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What is a variable speed drive (VSD)?

In theory variable speed drive (VSD) is able to reduce the motor starting current at very low values is a fact that motor has limitations. I have seen many motors to stall because someone limited the starting current to a very low value. That low value is an argument to sell the equipment. Limiting the starting current depends on the type of motor and load operation curve reflected at motor shaft, for example a pumping system has a different curve than a conveyor and each application needs different starting torque and current.

At startup, a motor's backEMF is (near) zero, so a Direct-On-Line start causes a large current to flow (up to 6x rated). As current translates into torque, this also gives high starting torque.

However, in cases where such a high starting current is undesirable (such as high powered motors), the current can be reduced in two basic ways. The first is to increase the impedance, achieved using resistors in series with the motor during startup, switching them out during normal operation to maintain efficiency. The second is to reduce the applied voltage to the motor, i.e. star/delta startup.

An alternate approach is to actively regulate the current into the motor, which is what a motor drive does. It uses controlled switches (thyristors, IGBTs, etc.) to manage the flow of current into the motor, which gives it the ability to limit startup current. However, as torque is still directly related to current, the starting torque must also be affected.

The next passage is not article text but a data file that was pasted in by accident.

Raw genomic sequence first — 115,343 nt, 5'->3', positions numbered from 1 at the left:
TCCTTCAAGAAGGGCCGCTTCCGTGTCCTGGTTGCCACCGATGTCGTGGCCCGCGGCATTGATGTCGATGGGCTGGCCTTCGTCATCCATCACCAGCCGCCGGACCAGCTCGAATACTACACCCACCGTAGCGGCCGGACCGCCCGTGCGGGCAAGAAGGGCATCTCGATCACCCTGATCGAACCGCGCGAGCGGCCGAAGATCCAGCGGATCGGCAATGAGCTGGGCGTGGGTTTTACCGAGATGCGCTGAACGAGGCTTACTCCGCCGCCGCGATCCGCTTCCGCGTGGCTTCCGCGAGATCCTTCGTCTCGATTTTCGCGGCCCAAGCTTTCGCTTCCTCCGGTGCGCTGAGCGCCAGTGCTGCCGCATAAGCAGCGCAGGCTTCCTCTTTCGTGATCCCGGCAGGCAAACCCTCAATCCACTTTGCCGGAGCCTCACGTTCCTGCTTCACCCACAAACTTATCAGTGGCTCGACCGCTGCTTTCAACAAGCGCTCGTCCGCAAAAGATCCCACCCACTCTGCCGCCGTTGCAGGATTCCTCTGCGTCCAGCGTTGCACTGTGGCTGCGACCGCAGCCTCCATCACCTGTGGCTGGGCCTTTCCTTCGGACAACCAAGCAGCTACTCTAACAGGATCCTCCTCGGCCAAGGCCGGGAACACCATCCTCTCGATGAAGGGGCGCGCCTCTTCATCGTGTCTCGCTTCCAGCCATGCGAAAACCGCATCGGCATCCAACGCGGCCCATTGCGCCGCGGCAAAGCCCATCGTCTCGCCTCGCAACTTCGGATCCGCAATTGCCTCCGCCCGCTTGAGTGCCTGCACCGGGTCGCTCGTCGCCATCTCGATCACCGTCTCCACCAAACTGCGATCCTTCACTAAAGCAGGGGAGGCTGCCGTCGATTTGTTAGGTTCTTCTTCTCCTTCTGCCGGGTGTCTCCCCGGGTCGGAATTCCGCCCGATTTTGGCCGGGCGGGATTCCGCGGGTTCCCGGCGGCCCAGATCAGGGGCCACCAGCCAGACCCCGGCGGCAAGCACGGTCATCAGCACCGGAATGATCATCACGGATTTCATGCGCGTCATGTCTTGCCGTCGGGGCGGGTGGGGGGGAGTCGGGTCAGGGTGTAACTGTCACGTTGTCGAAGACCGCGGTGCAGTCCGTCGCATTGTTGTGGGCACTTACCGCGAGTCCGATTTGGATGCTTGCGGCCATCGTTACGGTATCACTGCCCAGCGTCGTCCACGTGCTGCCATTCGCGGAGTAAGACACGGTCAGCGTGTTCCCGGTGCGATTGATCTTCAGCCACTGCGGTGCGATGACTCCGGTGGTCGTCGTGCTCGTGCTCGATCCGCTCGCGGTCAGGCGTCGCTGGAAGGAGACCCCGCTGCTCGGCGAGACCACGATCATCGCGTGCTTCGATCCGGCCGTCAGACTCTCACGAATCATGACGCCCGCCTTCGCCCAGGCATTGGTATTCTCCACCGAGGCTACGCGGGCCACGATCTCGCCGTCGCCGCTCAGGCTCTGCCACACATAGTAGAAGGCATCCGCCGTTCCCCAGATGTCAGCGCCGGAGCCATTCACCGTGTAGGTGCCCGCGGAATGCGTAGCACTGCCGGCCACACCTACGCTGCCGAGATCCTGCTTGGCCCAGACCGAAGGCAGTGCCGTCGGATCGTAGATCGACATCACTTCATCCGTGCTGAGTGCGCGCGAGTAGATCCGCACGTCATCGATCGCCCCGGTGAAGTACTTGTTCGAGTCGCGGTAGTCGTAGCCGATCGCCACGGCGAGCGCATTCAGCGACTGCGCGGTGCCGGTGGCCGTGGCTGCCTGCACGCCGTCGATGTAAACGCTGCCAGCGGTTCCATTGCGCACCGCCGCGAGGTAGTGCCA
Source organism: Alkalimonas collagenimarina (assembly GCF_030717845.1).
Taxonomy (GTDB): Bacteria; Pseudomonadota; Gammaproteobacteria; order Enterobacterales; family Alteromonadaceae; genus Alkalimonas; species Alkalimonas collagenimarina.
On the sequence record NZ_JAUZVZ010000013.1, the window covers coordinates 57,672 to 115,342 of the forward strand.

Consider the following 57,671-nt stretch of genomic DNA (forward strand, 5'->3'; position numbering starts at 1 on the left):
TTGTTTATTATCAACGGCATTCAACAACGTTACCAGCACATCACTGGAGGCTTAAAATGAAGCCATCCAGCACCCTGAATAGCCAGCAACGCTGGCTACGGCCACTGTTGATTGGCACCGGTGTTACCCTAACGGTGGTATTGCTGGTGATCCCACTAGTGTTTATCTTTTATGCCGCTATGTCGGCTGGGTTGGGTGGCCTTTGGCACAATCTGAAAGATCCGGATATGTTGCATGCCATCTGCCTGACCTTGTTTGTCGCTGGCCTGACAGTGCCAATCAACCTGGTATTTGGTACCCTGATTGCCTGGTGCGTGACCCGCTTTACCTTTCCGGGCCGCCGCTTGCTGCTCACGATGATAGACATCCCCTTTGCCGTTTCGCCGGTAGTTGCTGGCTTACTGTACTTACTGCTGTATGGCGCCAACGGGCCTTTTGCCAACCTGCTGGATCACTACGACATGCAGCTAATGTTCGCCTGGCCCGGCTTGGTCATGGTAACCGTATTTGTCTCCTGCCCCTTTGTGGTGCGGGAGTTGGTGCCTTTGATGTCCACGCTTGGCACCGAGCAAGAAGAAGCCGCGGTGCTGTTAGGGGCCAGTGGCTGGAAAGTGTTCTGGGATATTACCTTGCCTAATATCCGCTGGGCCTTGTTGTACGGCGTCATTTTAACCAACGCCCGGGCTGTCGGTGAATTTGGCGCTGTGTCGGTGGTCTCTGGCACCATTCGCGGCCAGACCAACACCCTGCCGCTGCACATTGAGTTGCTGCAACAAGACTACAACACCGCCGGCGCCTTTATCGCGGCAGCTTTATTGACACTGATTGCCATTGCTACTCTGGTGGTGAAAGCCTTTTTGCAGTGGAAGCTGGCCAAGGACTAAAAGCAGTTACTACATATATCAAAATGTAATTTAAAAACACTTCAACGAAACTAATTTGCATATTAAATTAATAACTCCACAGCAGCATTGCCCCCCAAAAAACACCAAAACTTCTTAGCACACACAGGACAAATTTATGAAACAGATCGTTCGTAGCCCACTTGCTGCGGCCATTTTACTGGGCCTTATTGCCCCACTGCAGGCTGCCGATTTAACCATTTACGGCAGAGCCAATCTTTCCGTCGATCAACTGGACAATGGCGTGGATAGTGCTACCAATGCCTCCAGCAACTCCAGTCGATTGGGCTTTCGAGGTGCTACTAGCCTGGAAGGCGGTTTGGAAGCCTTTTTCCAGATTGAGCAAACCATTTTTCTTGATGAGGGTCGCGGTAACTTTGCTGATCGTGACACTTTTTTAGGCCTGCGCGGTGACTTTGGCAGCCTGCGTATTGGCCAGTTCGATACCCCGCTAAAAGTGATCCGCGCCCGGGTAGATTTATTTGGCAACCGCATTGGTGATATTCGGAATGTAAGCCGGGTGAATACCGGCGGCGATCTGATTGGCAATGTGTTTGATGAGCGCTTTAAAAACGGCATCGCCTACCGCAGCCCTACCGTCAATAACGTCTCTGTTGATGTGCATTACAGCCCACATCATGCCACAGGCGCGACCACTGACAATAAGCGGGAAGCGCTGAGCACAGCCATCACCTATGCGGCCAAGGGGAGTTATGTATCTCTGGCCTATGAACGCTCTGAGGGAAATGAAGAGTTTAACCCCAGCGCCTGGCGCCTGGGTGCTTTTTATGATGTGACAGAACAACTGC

All variable speed drives have soft starting as an inherent feature & thus they will definitely reduce the starting kick of motors.

And, variable speed drives will reduce current requirement of motors provided the load is less. But, that could happen without drives even. What variable frequency drive do is energy conservation, if the process flow requirements are variable.

But while you can use a variable speed drive to soft start a motor, it's expensive compared to a solid state starter if you intend to run the load a full speed all the time and there is no need for flow or speed control. A solid state starter achieves the same current limit and reduced water hammer effects by controlling just the voltage to the motor, typically using thyristors. Many soft starters have a contactor that bypasses the thyristor bridge once the motor gets to full speed.

One essential difference between a soft starter and a variable frequency drive in this regard is, that the variable speed drive delivers "nearly" sinusoidal voltages (and currents) to the motor, which makes it possible to develop high starting torques during the acceleration, even higher than nominal full load torque, depending on the application, while a soft starter only supplies fractions of the basic waveform, which serves to reduce the current to the motor significantly, but still at the nominal frequency. This will reduce the available starting torque dramatically until the motor is up to around two-thirds of nominal speed, or maybe even higher.
There is very advanced version of this which is called a cycloconverter, but that is even more expensive than a variable speed drive.

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